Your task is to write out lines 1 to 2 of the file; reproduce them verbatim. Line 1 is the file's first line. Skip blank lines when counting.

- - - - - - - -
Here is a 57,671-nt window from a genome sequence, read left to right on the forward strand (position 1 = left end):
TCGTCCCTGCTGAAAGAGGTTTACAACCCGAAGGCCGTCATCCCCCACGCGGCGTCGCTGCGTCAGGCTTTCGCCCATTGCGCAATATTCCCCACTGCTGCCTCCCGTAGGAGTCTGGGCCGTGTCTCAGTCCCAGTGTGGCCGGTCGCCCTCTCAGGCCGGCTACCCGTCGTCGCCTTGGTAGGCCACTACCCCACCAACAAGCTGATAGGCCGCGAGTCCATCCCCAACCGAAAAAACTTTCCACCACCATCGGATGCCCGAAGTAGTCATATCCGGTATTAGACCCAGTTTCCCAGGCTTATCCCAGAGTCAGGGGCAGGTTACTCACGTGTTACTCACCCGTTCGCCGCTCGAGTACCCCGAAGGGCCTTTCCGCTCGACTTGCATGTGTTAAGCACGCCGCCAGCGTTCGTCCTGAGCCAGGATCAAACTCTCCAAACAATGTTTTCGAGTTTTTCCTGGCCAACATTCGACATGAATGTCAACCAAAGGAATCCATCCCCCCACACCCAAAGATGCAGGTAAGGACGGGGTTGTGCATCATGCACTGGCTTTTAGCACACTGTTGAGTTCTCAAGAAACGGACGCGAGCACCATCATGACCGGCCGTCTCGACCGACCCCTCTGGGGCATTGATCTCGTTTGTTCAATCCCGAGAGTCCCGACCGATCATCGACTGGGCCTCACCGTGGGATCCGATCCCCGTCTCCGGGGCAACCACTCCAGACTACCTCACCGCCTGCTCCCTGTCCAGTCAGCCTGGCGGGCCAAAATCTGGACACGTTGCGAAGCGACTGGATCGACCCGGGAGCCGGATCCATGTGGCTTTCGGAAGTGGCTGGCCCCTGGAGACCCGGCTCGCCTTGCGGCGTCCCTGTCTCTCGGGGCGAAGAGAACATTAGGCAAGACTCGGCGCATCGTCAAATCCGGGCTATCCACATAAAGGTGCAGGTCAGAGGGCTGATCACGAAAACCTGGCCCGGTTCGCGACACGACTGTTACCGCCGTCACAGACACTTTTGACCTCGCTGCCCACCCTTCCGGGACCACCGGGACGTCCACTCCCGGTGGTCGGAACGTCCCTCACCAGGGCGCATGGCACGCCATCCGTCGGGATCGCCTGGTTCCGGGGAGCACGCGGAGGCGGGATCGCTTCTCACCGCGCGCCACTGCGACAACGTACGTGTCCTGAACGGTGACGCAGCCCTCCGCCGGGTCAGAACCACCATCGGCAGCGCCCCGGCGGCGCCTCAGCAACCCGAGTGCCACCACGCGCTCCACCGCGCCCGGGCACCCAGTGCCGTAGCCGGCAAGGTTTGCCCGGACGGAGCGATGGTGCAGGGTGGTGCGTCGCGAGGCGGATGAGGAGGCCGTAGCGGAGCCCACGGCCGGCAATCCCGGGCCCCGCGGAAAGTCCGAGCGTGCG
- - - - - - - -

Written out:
Here is a 57,671-nt window from a genome sequence, read left to right on the forward strand (position 1 = left end):
TCGTCCCTGCTGAAAGAGGTTTACAACCCGAAGGCCGTCATCCCCCACGCGGCGTCGCTGCGTCAGGCTTTCGCCCATTGCGCAATATTCCCCACTGCTGCCTCCCGTAGGAGTCTGGGCCGTGTCTCAGTCCCAGTGTGGCCGGTCGCCCTCTCAGGCCGGCTACCCGTCGTCGCCTTGGTAGGCCACTACCCCACCAACAAGCTGATAGGCCGCGAGTCCATCCCCAACCGAAAAAACTTTCCACCACCATCGGATGCCCGAAGTAGTCATATCCGGTATTAGACCCAGTTTCCCAGGCTTATCCCAGAGTCAGGGGCAGGTTACTCACGTGTTACTCACCCGTTCGCCGCTCGAGTACCCCGAAGGGCCTTTCCGCTCGACTTGCATGTGTTAAGCACGCCGCCAGCGTTCGTCCTGAGCCAGGATCAAACTCTCCAAACAATGTTTTCGAGTTTTTCCTGGCCAACATTCGACATGAATGTCAACCAAAGGAATCCATCCCCCCACACCCAAAGATGCAGGTAAGGACGGGGTTGTGCATCATGCACTGGCTTTTAGCACACTGTTGAGTTCTCAAGAAACGGACGCGAGCACCATCATGACCGGCCGTCTCGACCGACCCCTCTGGGGCATTGATCTCGTTTGTTCAATCCCGAGAGTCCCGACCGATCATCGACTGGGCCTCACCGTGGGATCCGATCCCCGTCTCCGGGGCAACCACTCCAGACTACCTCACCGCCTGCTCCCTGTCCAGTCAGCCTGGCGGGCCAAAATCTGGACACGTTGCGAAGCGACTGGATCGACCCGGGAGCCGGATCCATGTGGCTTTCGGAAGTGGCTGGCCCCTGGAGACCCGGCTCGCCTTGCGGCGTCCCTGTCTCTCGGGGCGAAGAGAACATTAGGCAAGACTCGGCGCATCGTCAAATCCGGGCTATCCACATAAAGGTGCAGGTCAGAGGGCTGATCACGAAAACCTGGCCCGGTTCGCGACACGACTGTTACCGCCGTCACAGACACTTTTGACCTCGCTGCCCACCCTTCCGGGACCACCGGGACGTCCACTCCCGGTGGTCGGAACGTCCCTCACCAGGGCGCATGGCACGCCATCCGTCGGGATCGCCTGGTTCCGGGGAGCACGCGGAGGCGGGATCGCTTCTCACCGCGCGCCACTGCGACAACGTACGTGTCCTGAACGGTGACGCAGCCCTCCGCCGGGTCAGAACCACCATCGGCAGCGCCCCGGCGGCGCCTCAGCAACCCGAGTGCCACCACGCGCTCCACCGCGCCCGGGCACCCAGTGCCGTAGCCGGCAAGGTTTGCCCGGACGGAGCGATGGTGCAGGGTGGTGCGTCGCGAGGCGGATGAGGAGGCCGTAGCGGAGCCCACGGCCGGCAATCCCGGGCCCCGCGGAAAGTCCGAGCGTGCG